Secondary care providers must be ‘held to account’ to eliminate unnecessary workload dumping on practices, such as blood tests and prescribing, NHS England has said.
However, there are still no plans to further protect QOF income, after income protection ended in April.
NHS England yesterday set out measures to tackle GP bureaucracy as part of its £250m winter ‘support’ package for general practice.
The plan – which aims to improve access to GP services and ‘support’ practices – said that as part of their 2021/22 contracts, secondary care providers must ‘assess and address certain processes that generate avoidable administrative burdens for GPs’.
It added: ‘NHS England has emphasised that local system plans should hold providers to account for eliminating any unnecessary redirection of activity to general practice from other providers where this could reasonably be arranged directly by that provider, for example phlebotomy, organising investigations and, in particular, prescribing of medications.’
The transfer of patient data from secondary care to GP practices will also be improved by ‘removing the need to send email attachments or paper letters requiring manual processing’ later this year, it said.
NHS England added that it plans to ‘embed electronic fit notes in hospital systems’ from spring 2022.
It said: ‘Encouraging hospital doctors to issue fit notes to patients in their care will also further reduce the burden on GPs.’
The document reiterated plans to remove the requirement to sign fit notes in ink from April 2022 and ‘sooner if possible’ and to allow a ‘wider range of eligible professionals’ to sign them ‘at the earliest opportunity’.
The document also set out further commitments to reduce ‘administrative burdens’ related to DVLA checks and appraisals.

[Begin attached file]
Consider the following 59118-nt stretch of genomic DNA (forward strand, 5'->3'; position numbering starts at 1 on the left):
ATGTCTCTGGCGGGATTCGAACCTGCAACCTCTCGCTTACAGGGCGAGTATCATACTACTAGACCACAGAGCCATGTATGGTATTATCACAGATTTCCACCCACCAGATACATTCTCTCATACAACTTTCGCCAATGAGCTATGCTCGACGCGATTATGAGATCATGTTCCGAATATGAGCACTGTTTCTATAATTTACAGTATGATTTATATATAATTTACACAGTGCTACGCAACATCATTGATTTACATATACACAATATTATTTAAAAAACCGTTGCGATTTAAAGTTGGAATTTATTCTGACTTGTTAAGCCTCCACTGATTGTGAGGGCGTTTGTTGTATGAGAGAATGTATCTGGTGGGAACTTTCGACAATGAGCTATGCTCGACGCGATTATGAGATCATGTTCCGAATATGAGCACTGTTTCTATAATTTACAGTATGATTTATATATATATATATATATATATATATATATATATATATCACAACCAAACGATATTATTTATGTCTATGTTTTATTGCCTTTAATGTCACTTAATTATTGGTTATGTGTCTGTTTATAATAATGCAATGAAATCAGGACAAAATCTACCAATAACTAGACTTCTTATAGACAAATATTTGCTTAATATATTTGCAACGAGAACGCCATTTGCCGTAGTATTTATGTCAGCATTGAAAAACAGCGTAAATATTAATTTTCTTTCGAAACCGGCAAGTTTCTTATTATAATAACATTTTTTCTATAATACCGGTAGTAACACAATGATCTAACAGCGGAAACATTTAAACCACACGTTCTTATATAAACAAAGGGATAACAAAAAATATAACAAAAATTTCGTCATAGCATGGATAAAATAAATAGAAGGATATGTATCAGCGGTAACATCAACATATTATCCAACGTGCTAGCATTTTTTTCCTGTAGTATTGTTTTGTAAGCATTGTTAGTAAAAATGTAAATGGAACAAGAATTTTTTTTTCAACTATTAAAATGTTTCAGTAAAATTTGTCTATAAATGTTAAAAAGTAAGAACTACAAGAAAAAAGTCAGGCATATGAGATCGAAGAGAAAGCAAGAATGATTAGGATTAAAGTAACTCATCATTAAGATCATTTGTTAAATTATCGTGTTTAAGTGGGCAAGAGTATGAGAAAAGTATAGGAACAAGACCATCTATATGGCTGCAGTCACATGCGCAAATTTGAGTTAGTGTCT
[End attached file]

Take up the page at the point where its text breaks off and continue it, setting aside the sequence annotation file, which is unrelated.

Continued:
It said: ‘In February this year, a simplified process to renew licences for those with epilepsy and multiple sclerosis was introduced allowing patients to self-declare when there has been stability in their condition with no follow-up with their GP required.
‘DHSC is working in partnership with the DVLA to expand these changes to other conditions and is looking at opportunities to increase the range of medical professionals that are able to provide DVLA with information.’
NHS England also confirmed that annual GP appraisals – which were ‘refocused’ and ‘simplified’ in October last year – will continue in their ‘less burdensome’ format for the rest of 2021.
Meanwhile, the document also said that NHS England is ‘not intending to reopen previously agreed QOF arrangements and repurpose QOF funding to improve access, for example by substituting new practice-level access metrics such as proportion of face-to-face appointments’.
But it added that NHS England will commission a new QOF improvement model ‘focused on optimal models of access including triage and appointment type’.
It reiterated that there will be no return to QOF income protection ‘given the importance of the work that QOF incentivises, evidence of its effectiveness set out in the recent QOF review and the reduction in QOF performance during 2020/21’.
The document added that the two postponed PCN service specifications on anticipatory and personalised care will be introduced ‘no later than April 2022’.
The other two services due to launch this year – tackling CVD diagnosis and prevention and health inequalities – started this month in a ‘reduced’ form.
NHS England and the Government promised a bureaucracy review as part of the 2020/21 GP contract, but proposals have so far been met with little fanfare.
A Government consultation on reducing GP bureaucracy was published in November last year.
The ‘support’ package also said that the 20% of practices with the lowest face-face appointment levels will face ‘immediate action’, while patients will rate access to their practice in real-time.
The BMA warned that it is ‘flawed and patient care will suffer as a result’.
Meanwhile, health secretary Sajid Javid refused to meet GPs face to face and instead pulled out of appearing at the RCGP’s annual conference.